Guns signify conflict and there was an echo of conflict in the celebratory ‘war dance’ performed by footballer, Adam Goodes, on the field. Amy McQuire summarised the reaction. ‘For the most part’, she noted, ‘sporting contests represent a safe space where white Australians can access black Australia, devoid of the uncomfortable truths that they have had to overcome on their path to sporting glory’.

Further commentary came from Chris Graham, also in New Matilda, Andrew Bolt in the Herald-Sun, Martin Flanagan in Fairfax, and Waleed Aly on television. Graham’s summing up was perceptive:

Goodes, like Freeman is very much a winner, so in theory we should love him. He’s a dual Brownlow and three times Bob Skilton medalist, a four-time All-Australian, has been named as part of the Indigenous Team of the Century, and has twice won the AFL grand final, including guiding his team to victory in 2012 as captain. By any measure, Goodes embodies sporting success.

But in a sporting nation that routinely denies its history, straying from footy into politics and reminding the non-Aboriginal population of the collective sins of our past is never going to endear you to the masses. You don’t win popularity contests with raw truths, particularly not if you’re a black man.

Goodes’ occasional challenges to racism grind and burn at mainstream Australia. But Freeman’s act complimented our national story. It was an act of reconciliation – ‘I love both flags, I love both people’ – and allowed us to feel precisely the way we collectively like to see ourselves: as a tolerant and inclusive nation, where everyone is equal, regardless of their race, religion or sex.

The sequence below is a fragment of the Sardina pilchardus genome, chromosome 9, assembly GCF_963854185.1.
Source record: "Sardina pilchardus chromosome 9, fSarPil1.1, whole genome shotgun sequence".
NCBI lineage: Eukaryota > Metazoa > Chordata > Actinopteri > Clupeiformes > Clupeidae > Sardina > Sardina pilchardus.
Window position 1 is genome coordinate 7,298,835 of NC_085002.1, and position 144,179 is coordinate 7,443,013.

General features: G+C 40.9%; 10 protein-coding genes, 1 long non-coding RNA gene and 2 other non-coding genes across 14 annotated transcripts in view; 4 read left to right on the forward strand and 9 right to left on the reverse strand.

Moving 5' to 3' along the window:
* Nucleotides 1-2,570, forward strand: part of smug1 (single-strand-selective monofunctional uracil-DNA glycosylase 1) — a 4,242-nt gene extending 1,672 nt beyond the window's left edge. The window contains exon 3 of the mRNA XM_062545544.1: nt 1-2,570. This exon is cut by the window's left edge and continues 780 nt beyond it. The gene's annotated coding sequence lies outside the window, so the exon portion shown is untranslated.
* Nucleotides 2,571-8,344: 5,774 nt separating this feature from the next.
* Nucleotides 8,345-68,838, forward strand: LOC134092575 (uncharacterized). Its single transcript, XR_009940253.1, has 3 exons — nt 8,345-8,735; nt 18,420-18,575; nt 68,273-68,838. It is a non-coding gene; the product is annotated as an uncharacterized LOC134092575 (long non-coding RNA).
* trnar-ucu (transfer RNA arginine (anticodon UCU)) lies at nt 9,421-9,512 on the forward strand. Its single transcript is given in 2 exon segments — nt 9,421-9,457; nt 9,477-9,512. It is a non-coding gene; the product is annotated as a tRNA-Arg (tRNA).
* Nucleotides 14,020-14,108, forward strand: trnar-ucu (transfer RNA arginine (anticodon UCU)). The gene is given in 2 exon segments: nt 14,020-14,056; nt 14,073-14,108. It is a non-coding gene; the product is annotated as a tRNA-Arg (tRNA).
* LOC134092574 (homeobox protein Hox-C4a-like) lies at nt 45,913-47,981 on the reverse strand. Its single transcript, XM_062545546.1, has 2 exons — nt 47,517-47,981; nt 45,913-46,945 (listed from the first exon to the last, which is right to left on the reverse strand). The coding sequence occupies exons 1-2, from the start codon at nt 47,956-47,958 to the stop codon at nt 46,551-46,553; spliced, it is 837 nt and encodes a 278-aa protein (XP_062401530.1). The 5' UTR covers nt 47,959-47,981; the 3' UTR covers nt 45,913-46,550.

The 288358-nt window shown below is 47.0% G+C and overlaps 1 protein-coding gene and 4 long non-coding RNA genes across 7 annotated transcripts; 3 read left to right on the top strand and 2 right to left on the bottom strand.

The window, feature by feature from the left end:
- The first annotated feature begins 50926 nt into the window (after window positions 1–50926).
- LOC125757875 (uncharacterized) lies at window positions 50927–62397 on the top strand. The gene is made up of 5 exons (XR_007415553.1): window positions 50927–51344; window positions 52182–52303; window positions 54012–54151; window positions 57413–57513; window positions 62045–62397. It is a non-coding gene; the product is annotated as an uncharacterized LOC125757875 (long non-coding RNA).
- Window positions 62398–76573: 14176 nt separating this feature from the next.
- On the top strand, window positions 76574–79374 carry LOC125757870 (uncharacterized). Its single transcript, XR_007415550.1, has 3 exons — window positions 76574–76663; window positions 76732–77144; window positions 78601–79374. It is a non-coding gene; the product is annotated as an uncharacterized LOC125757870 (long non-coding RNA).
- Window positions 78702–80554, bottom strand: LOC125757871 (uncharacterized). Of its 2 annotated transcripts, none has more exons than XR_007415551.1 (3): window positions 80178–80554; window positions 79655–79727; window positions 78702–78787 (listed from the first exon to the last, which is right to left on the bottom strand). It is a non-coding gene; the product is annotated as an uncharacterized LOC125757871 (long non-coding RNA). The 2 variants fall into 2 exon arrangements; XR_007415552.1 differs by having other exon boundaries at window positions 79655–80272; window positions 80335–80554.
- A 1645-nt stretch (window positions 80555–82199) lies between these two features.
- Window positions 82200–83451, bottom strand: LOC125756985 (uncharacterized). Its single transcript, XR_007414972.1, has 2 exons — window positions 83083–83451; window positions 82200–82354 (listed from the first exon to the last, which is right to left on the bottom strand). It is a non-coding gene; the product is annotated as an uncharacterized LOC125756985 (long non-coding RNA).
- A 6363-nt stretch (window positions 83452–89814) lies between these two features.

The fact is, we can’t just pick and choose the parts of our national story that we like, and you can’t have reconciliation without truth. It’s precisely those truths, and Goodes’ role in speaking them, that brings into sharp focus the importance of his approach.

On the eve of the anniversary of the Myall Creek massacre in 1838, Paul Daley, again, wrote about some of these truths. Timothy Bottoms spoke at last year’s anniversary and Professor John Maynard has the task this year.

It seems a strange and hypocritical contradiction [says Maynard] that some black and white politicians tell us we need to “move on” and not dwell upon the frontier wars of the past whilst at the same time we are saturated with “Lest We Forget” Gallipoli – a failed (allied, including Australian) invasion of another peoples’ country. Myall Creek and Coniston are two of the more prominent Aboriginal massacre sites and as such stand as markers not just for the horrific crimes that took place at these locations but reflect additionally the multitude of silences that remain across the wider continent.

I think for me having the honour to speak at the Myall Creek Memorial this year I will certainly reflect not just on those who lost their lives at that site but use the location and day to remember all of those who lost their lives in places forgotten, missed and purposefully erased from both memory and the record.

664969388001_4267581230001_8078106-20150601-074425-VIDEO-STILLAdam Goodes (9News)

Meanwhile, back in Canberra, the Australian War Memorial holds the line against commemoration in that national institution of these defining battles in Australian history.

In a practical sense, by the way [said Memorial Director Nelson], we are not of the view that there was such a thing as a declared war against Indigenous Australians. After the British garrisons left, where the violence occurred it was conducted by police militia, some pastoral militia and mounted Aboriginal militia. Also, from our point of view, the strength of what we do at the memorial—and Senator Back referred to it in his introductory remarks—is our collection: the things that we actually have. Even if the War Memorial were of the view that it should be telling the stories of armed conflict, we do not have any collection to do it. (p. 120)